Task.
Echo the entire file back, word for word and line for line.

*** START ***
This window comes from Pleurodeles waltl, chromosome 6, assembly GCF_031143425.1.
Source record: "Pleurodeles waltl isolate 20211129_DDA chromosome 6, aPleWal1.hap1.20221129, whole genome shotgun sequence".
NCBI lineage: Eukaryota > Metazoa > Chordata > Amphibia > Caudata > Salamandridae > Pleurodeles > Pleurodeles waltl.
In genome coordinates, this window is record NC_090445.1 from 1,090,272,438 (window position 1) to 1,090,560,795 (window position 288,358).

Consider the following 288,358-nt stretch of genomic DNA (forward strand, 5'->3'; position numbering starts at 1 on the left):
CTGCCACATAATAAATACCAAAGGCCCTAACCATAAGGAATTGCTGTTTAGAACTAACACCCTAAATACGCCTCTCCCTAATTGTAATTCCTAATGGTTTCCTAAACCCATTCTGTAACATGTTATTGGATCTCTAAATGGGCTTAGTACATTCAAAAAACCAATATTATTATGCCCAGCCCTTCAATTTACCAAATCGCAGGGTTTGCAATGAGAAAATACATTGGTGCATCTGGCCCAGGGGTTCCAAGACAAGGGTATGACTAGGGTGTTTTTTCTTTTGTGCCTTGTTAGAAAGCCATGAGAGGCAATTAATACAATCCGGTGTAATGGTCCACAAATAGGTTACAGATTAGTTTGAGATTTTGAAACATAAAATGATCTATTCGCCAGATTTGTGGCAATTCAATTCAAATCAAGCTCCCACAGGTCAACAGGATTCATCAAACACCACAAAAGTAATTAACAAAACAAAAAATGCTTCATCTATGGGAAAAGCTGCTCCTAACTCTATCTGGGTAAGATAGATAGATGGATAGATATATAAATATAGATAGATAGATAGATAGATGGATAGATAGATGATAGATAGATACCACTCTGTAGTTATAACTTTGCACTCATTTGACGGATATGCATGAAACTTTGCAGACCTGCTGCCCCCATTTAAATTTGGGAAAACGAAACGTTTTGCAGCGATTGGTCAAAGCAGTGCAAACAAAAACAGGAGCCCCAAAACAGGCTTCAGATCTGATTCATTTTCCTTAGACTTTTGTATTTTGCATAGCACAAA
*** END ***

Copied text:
This window comes from Pleurodeles waltl, chromosome 6, assembly GCF_031143425.1.
Source record: "Pleurodeles waltl isolate 20211129_DDA chromosome 6, aPleWal1.hap1.20221129, whole genome shotgun sequence".
NCBI lineage: Eukaryota > Metazoa > Chordata > Amphibia > Caudata > Salamandridae > Pleurodeles > Pleurodeles waltl.
In genome coordinates, this window is record NC_090445.1 from 1,090,272,438 (window position 1) to 1,090,560,795 (window position 288,358).

Consider the following 288,358-nt stretch of genomic DNA (forward strand, 5'->3'; position numbering starts at 1 on the left):
CTGCCACATAATAAATACCAAAGGCCCTAACCATAAGGAATTGCTGTTTAGAACTAACACCCTAAATACGCCTCTCCCTAATTGTAATTCCTAATGGTTTCCTAAACCCATTCTGTAACATGTTATTGGATCTCTAAATGGGCTTAGTACATTCAAAAAACCAATATTATTATGCCCAGCCCTTCAATTTACCAAATCGCAGGGTTTGCAATGAGAAAATACATTGGTGCATCTGGCCCAGGGGTTCCAAGACAAGGGTATGACTAGGGTGTTTTTTCTTTTGTGCCTTGTTAGAAAGCCATGAGAGGCAATTAATACAATCCGGTGTAATGGTCCACAAATAGGTTACAGATTAGTTTGAGATTTTGAAACATAAAATGATCTATTCGCCAGATTTGTGGCAATTCAATTCAAATCAAGCTCCCACAGGTCAACAGGATTCATCAAACACCACAAAAGTAATTAACAAAACAAAAAATGCTTCATCTATGGGAAAAGCTGCTCCTAACTCTATCTGGGTAAGATAGATAGATGGATAGATATATAAATATAGATAGATAGATAGATAGATGGATAGATAGATGATAGATAGATACCACTCTGTAGTTATAACTTTGCACTCATTTGACGGATATGCATGAAACTTTGCAGACCTGCTGCCCCCATTTAAATTTGGGAAAACGAAACGTTTTGCAGCGATTGGTCAAAGCAGTGCAAACAAAAACAGGAGCCCCAAAACAGGCTTCAGATCTGATTCATTTTCCTTAGACTTTTGTATTTTGCATAGCACAAA